Nebraska ended a 91-day drought Monday, as Jacksonville, Florida, cornerback Quran Hafiz verbally committed to Nebraska. Hafiz is Nebraska’s 14th commit in the 2017 class and the first cornerback commit in the class. As a senior, Hafiz helped lead the Saints to a 7-2 record and the first round of the Florida Class 8A state playoffs.
Hafiz is listed as a three-star recruit with an 84.5 rating in the Hail Varsity national composite ranking.
Current Nebraska cornerback Chris Jones gets an assist in this recruiting victory, as the current Blackshirt played a huge role in alerting Nebraska to the talented Floridian. Hafiz finished his recruitment with 35 FBS offers, including tenders from Virginia Tech, South Florida and Minnesota.
Hafiz took a deliberate approach to the recruiting process, as he took five official visits before making his collegiate decision. Despite taking visits to Illinois, Indiana, Iowa State and Minnesota, Hafiz chose the Huskers where he will be an early enrollee. This will allow him to take part in Nebraska’s spring practices.
Hafiz measures in at 6-1 and 175 pounds. Hafiz looks more like a college point guard than a football player at this point, as he has an extremely lean build along with extremely long arms.
Hafiz fits the mold that Nebraska is looking for in its cornerbacks, as he has the length necessary to play press coverage in defensive coordinator Mark Banker’s press quarters scheme. Hafiz will definitely need a redshirt season, as he is currently too light to play consistent snaps.
Hafiz has a tremendous frame to work with, so he should measure in at around 6-1 and 195 pounds once he is finished filling out.
His tackling ability: There are very few cornerbacks that come out of high school that can be defined as intimidating tacklers, but Hafiz is one of the few that fits the bill. Hafiz shows tremendous explosion when entering contact, as he does a tremendous job of stopping opposing ball carriers in their tracks and driving them backwards. Hafiz also does a solid job of shooting his arms on contact, allowing him to consistently make tackles in one on one situations. This skill will translate well to Nebraska, as Chris Jones and Joshua Kalu were both counted on for their support in the run game.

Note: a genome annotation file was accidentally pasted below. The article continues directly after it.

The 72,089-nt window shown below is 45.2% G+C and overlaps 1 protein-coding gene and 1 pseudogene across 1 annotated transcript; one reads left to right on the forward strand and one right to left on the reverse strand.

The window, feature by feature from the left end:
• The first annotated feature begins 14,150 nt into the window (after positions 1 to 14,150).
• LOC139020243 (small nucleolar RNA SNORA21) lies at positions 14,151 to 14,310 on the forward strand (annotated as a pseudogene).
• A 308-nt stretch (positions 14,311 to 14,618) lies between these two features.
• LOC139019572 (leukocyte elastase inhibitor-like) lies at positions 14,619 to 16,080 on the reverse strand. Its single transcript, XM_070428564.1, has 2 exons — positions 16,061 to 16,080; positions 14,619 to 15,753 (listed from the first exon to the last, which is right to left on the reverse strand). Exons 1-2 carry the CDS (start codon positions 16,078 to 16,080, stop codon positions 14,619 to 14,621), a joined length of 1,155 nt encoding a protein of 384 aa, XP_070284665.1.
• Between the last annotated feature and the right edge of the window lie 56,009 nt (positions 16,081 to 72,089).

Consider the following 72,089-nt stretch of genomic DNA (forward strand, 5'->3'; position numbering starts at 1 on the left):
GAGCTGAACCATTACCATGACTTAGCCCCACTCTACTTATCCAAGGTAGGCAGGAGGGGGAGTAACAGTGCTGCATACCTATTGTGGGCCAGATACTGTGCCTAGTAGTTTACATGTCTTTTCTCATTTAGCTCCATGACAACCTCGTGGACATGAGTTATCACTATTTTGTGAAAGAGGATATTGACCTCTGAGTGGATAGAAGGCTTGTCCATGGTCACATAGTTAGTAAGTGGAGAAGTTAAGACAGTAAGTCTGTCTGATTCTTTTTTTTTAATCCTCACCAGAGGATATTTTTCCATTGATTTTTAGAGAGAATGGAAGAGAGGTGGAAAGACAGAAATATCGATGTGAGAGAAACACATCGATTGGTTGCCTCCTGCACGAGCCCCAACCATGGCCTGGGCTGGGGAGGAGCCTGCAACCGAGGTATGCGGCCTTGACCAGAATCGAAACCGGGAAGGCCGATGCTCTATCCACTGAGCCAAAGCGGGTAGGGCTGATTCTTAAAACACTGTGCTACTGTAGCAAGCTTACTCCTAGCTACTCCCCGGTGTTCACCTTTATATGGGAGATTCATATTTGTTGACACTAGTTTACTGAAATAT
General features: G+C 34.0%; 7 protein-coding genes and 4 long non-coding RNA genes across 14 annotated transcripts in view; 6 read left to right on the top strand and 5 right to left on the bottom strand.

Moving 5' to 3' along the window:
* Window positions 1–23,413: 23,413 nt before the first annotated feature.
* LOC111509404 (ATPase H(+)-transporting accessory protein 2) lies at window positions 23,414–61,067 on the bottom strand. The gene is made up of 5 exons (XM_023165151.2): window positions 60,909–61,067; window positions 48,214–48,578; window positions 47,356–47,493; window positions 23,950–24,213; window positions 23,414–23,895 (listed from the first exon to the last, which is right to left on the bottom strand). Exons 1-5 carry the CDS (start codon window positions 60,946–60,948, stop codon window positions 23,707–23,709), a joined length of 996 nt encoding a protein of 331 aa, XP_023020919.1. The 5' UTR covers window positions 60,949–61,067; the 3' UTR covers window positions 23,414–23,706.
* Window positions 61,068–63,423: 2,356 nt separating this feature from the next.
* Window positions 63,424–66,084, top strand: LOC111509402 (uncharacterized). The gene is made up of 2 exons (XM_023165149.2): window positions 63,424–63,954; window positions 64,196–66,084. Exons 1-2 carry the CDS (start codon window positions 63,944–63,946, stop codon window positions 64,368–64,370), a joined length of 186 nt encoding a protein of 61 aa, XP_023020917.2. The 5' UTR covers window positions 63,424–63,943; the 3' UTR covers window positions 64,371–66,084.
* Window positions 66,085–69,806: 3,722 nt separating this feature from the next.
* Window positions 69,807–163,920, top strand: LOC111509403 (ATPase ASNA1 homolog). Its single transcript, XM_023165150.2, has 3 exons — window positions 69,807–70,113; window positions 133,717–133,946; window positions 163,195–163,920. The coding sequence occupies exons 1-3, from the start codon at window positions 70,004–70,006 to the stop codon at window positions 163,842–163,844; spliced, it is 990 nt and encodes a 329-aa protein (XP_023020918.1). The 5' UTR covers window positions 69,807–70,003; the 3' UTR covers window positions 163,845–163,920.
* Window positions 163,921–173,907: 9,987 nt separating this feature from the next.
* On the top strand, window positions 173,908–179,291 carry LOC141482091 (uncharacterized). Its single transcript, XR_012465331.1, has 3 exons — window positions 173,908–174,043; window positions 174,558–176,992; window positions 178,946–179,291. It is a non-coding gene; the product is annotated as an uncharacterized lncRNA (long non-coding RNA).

His press coverage ability: Hafiz has long arms and solid athleticism, allowing him to bully opposing wide receivers off of their route. This is an invaluable skill at the collegiate level, as college offenses are extremely reliant on RPO’s, which can be disrupted by physical press coverage. Hafiz also shows the ability to release his press and turn and run with receivers, meaning that he isn’t just a one-trick pony when it comes to pass coverage. Hafiz’s ability to play press coverage makes him a solid fit for Nebraska’s press-quarters scheme.
3- His coverage instincts. You can be the most talented athlete in the world, but if you aren’t able to track the ball in the air and get into the right position, it won’t matter. Hafiz isn’t the greatest athlete in the 2017 class, but he does a tremendous job of tracking the football in the air and getting into position to make a play on the football. This allows Hafiz to use his long arms and strength to outmuscle receivers and win the 50/50 battles.